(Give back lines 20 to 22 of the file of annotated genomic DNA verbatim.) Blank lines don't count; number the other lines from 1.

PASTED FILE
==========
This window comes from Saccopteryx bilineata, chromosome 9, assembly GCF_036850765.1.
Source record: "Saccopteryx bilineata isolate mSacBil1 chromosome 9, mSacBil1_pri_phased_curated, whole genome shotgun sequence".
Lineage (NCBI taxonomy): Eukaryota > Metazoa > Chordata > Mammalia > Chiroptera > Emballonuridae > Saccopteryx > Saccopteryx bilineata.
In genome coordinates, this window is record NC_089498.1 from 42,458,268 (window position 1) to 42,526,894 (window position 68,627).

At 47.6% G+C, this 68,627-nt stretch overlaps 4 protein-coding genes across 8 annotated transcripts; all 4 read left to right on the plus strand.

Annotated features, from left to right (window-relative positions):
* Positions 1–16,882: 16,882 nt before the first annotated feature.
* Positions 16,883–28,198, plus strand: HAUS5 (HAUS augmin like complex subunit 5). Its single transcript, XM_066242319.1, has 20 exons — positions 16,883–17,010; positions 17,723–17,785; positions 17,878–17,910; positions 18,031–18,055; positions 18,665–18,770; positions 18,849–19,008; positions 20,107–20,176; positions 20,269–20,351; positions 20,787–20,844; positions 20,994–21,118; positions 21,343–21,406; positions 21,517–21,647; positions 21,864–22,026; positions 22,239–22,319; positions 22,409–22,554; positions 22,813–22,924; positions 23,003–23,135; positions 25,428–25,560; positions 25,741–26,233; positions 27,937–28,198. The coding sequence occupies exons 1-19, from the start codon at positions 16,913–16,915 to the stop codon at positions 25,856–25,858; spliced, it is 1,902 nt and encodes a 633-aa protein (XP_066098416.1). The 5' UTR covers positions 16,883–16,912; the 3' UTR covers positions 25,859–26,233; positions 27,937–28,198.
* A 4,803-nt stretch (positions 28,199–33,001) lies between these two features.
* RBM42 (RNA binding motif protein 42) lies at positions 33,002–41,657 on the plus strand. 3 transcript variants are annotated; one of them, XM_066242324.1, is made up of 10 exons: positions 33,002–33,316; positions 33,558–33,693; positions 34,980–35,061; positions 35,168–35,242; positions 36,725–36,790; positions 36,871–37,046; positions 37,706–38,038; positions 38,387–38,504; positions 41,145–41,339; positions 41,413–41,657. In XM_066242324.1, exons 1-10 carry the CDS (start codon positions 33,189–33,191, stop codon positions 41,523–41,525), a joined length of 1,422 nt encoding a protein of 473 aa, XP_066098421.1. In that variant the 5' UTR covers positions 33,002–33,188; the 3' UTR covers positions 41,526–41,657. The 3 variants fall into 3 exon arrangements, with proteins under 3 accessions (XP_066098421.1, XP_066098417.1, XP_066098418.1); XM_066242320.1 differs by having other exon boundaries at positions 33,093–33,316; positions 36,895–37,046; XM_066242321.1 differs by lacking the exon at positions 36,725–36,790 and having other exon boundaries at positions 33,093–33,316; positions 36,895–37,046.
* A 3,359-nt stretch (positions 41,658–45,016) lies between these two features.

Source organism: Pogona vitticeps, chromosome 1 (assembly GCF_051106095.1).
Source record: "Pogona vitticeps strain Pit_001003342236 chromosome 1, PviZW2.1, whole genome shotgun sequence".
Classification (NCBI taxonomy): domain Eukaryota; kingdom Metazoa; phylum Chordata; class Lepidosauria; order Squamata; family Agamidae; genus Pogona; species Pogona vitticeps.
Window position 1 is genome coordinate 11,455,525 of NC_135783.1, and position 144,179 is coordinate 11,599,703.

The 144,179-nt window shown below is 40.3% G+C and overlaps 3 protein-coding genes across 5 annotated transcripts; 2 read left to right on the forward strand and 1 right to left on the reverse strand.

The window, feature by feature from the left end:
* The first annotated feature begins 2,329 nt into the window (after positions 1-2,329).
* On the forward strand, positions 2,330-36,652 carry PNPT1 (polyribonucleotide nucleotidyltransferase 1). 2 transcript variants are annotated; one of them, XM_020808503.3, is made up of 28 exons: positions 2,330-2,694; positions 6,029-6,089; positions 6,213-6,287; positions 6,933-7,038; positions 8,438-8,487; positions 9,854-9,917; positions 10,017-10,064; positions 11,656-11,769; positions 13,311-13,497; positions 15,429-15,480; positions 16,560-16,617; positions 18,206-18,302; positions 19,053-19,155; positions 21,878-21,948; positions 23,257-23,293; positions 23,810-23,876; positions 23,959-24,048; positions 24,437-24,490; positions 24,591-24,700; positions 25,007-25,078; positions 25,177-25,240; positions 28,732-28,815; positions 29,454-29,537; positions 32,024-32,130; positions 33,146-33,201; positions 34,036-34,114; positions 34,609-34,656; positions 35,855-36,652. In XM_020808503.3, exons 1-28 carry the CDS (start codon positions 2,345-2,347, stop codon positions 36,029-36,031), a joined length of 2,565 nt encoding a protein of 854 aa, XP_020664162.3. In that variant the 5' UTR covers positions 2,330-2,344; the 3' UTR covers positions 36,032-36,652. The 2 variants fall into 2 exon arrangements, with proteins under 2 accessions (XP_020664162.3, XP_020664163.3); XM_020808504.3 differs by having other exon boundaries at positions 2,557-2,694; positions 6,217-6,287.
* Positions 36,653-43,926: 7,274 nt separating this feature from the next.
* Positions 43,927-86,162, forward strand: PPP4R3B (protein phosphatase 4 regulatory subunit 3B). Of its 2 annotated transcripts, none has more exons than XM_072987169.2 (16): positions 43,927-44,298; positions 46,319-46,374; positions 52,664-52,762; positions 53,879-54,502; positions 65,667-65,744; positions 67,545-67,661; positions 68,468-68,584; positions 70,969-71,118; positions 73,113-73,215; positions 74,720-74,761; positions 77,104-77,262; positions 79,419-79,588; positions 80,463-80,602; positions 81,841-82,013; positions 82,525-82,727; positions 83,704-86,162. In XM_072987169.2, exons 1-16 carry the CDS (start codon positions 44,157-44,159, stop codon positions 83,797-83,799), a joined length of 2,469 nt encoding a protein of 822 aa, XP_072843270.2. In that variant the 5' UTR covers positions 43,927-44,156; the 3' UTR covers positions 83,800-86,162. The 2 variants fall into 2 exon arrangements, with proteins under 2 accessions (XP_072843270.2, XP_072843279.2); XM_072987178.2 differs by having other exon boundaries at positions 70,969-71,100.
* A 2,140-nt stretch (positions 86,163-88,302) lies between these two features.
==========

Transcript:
* Positions 36,653-43,926: 7,274 nt separating this feature from the next.
* Positions 43,927-86,162, forward strand: PPP4R3B (protein phosphatase 4 regulatory subunit 3B). Of its 2 annotated transcripts, none has more exons than XM_072987169.2 (16): positions 43,927-44,298; positions 46,319-46,374; positions 52,664-52,762; positions 53,879-54,502; positions 65,667-65,744; positions 67,545-67,661; positions 68,468-68,584; positions 70,969-71,118; positions 73,113-73,215; positions 74,720-74,761; positions 77,104-77,262; positions 79,419-79,588; positions 80,463-80,602; positions 81,841-82,013; positions 82,525-82,727; positions 83,704-86,162. In XM_072987169.2, exons 1-16 carry the CDS (start codon positions 44,157-44,159, stop codon positions 83,797-83,799), a joined length of 2,469 nt encoding a protein of 822 aa, XP_072843270.2. In that variant the 5' UTR covers positions 43,927-44,156; the 3' UTR covers positions 83,800-86,162. The 2 variants fall into 2 exon arrangements, with proteins under 2 accessions (XP_072843270.2, XP_072843279.2); XM_072987178.2 differs by having other exon boundaries at positions 70,969-71,100.
* A 2,140-nt stretch (positions 86,163-88,302) lies between these two features.